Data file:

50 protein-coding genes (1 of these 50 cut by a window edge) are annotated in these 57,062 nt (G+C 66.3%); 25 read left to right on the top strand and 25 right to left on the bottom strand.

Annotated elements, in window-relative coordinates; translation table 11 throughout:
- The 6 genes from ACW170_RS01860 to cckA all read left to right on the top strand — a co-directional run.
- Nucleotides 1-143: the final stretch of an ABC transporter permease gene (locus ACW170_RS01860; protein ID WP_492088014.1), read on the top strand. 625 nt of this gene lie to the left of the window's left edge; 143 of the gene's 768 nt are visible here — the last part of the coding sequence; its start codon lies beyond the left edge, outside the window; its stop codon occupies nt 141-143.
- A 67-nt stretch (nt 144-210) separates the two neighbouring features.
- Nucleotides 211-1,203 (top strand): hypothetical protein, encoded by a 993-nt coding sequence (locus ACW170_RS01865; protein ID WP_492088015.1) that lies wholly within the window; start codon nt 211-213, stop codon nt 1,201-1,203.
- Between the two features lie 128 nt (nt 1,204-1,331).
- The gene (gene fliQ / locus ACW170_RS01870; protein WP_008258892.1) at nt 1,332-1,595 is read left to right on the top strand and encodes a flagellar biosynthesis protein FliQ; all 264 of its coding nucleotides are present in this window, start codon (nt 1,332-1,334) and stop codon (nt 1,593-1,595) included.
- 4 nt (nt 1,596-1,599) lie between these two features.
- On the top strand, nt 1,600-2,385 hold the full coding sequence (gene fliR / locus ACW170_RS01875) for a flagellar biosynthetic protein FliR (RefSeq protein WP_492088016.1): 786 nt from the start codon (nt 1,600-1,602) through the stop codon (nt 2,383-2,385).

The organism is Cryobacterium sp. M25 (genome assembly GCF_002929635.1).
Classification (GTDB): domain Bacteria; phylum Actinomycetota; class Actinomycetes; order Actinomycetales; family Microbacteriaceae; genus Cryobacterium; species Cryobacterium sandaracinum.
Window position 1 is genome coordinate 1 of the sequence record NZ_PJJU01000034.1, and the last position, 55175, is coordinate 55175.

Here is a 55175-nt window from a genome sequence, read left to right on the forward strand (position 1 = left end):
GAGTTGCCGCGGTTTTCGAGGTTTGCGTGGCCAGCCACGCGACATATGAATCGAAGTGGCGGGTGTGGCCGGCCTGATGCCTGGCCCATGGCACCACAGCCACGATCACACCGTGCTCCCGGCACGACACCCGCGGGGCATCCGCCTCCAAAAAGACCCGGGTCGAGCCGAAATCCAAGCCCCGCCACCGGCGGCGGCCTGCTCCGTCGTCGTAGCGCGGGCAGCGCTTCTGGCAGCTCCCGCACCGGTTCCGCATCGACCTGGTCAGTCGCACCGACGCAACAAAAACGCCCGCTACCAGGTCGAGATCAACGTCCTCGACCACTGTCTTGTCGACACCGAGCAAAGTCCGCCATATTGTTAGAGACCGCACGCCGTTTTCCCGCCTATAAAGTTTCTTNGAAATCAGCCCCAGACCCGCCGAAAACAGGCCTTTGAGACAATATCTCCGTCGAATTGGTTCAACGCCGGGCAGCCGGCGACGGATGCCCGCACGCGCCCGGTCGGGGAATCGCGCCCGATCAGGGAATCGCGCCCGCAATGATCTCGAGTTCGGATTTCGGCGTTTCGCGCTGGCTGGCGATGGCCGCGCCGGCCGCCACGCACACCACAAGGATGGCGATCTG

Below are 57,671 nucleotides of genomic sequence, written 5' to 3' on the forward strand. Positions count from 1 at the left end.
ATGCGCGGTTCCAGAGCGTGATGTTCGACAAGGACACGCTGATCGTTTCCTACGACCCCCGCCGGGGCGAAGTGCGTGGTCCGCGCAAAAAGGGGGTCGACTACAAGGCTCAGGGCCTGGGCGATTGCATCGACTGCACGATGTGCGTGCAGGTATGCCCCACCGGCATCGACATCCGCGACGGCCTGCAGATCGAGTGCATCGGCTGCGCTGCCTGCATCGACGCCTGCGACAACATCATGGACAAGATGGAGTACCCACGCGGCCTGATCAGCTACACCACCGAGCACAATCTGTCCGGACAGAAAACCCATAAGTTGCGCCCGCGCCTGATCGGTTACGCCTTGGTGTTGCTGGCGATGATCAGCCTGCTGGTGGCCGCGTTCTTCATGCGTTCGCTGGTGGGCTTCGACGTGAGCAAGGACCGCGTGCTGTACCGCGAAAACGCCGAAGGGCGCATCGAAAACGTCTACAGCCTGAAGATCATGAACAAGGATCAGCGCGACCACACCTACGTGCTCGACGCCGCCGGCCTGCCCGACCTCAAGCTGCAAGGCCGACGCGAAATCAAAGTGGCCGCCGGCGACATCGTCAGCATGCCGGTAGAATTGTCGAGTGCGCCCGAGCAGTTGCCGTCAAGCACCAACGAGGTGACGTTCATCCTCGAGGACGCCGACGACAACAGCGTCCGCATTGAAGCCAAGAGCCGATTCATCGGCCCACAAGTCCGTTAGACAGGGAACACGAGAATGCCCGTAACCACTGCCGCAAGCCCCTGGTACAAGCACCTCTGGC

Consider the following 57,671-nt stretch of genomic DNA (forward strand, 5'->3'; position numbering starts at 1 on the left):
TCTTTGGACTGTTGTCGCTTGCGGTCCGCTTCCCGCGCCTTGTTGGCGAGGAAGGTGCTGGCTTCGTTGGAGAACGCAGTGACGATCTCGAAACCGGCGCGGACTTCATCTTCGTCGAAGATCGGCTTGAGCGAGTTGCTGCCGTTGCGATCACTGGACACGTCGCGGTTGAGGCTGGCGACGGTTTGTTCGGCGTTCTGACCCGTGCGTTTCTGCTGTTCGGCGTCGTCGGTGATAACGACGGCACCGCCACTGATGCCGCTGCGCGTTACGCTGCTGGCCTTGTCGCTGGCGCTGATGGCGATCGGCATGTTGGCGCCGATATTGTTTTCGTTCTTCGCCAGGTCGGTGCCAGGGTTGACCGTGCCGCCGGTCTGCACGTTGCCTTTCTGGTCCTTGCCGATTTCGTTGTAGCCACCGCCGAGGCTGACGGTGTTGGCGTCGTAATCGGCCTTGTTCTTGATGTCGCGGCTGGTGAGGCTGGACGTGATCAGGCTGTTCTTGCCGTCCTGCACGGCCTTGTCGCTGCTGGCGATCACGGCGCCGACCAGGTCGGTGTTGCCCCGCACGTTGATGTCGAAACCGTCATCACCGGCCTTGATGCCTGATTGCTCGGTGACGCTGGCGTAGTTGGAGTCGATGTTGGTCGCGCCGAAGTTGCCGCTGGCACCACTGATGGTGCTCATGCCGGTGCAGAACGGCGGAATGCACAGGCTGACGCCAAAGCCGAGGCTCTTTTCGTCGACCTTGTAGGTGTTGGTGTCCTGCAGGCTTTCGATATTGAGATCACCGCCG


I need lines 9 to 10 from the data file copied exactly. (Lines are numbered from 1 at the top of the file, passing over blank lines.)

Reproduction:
- 4 nt (nt 1,596-1,599) lie between these two features.
- On the top strand, nt 1,600-2,385 hold the full coding sequence (gene fliR / locus ACW170_RS01875) for a flagellar biosynthetic protein FliR (RefSeq protein WP_492088016.1): 786 nt from the start codon (nt 1,600-1,602) through the stop codon (nt 2,383-2,385).